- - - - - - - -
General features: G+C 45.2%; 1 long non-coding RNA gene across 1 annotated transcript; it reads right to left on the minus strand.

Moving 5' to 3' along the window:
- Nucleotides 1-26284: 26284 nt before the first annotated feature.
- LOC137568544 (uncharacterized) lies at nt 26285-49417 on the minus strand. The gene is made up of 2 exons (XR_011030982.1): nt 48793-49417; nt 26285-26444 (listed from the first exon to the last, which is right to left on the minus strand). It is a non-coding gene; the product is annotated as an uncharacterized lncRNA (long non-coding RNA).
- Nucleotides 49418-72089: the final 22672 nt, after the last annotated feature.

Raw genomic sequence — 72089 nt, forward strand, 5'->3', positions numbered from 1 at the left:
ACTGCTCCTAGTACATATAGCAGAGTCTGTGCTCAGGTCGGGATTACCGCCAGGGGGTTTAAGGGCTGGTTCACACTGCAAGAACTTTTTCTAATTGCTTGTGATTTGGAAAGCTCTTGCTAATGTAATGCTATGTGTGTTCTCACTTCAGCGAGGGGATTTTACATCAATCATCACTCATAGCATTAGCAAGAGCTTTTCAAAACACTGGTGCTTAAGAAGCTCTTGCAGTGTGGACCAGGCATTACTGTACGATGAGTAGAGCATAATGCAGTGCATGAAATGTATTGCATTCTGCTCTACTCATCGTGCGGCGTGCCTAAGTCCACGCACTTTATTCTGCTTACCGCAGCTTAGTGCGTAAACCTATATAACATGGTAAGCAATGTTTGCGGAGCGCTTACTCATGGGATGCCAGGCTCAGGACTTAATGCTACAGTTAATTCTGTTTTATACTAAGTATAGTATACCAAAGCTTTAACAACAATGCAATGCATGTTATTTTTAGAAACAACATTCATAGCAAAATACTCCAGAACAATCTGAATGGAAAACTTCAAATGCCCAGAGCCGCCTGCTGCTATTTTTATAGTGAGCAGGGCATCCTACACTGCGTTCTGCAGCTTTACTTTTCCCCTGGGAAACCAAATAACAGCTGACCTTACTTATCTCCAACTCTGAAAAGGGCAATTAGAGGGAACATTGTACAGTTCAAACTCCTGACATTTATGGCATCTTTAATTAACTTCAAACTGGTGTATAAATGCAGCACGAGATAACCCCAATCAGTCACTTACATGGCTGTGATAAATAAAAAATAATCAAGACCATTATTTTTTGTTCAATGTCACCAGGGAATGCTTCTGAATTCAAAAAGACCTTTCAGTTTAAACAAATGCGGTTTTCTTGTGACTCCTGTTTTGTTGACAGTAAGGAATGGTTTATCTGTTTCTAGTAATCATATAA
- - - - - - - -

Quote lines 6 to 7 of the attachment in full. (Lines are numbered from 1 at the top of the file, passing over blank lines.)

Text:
Raw genomic sequence — 72089 nt, forward strand, 5'->3', positions numbered from 1 at the left:
ACTGCTCCTAGTACATATAGCAGAGTCTGTGCTCAGGTCGGGATTACCGCCAGGGGGTTTAAGGGCTGGTTCACACTGCAAGAACTTTTTCTAATTGCTTGTGATTTGGAAAGCTCTTGCTAATGTAATGCTATGTGTGTTCTCACTTCAGCGAGGGGATTTTACATCAATCATCACTCATAGCATTAGCAAGAGCTTTTCAAAACACTGGTGCTTAAGAAGCTCTTGCAGTGTGGACCAGGCATTACTGTACGATGAGTAGAGCATAATGCAGTGCATGAAATGTATTGCATTCTGCTCTACTCATCGTGCGGCGTGCCTAAGTCCACGCACTTTATTCTGCTTACCGCAGCTTAGTGCGTAAACCTATATAACATGGTAAGCAATGTTTGCGGAGCGCTTACTCATGGGATGCCAGGCTCAGGACTTAATGCTACAGTTAATTCTGTTTTATACTAAGTATAGTATACCAAAGCTTTAACAACAATGCAATGCATGTTATTTTTAGAAACAACATTCATAGCAAAATACTCCAGAACAATCTGAATGGAAAACTTCAAATGCCCAGAGCCGCCTGCTGCTATTTTTATAGTGAGCAGGGCATCCTACACTGCGTTCTGCAGCTTTACTTTTCCCCTGGGAAACCAAATAACAGCTGACCTTACTTATCTCCAACTCTGAAAAGGGCAATTAGAGGGAACATTGTACAGTTCAAACTCCTGACATTTATGGCATCTTTAATTAACTTCAAACTGGTGTATAAATGCAGCACGAGATAACCCCAATCAGTCACTTACATGGCTGTGATAAATAAAAAATAATCAAGACCATTATTTTTTGTTCAATGTCACCAGGGAATGCTTCTGAATTCAAAAAGACCTTTCAGTTTAAACAAATGCGGTTTTCTTGTGACTCCTGTTTTGTTGACAGTAAGGAATGGTTTATCTGTTTCTAGTAATCATATAA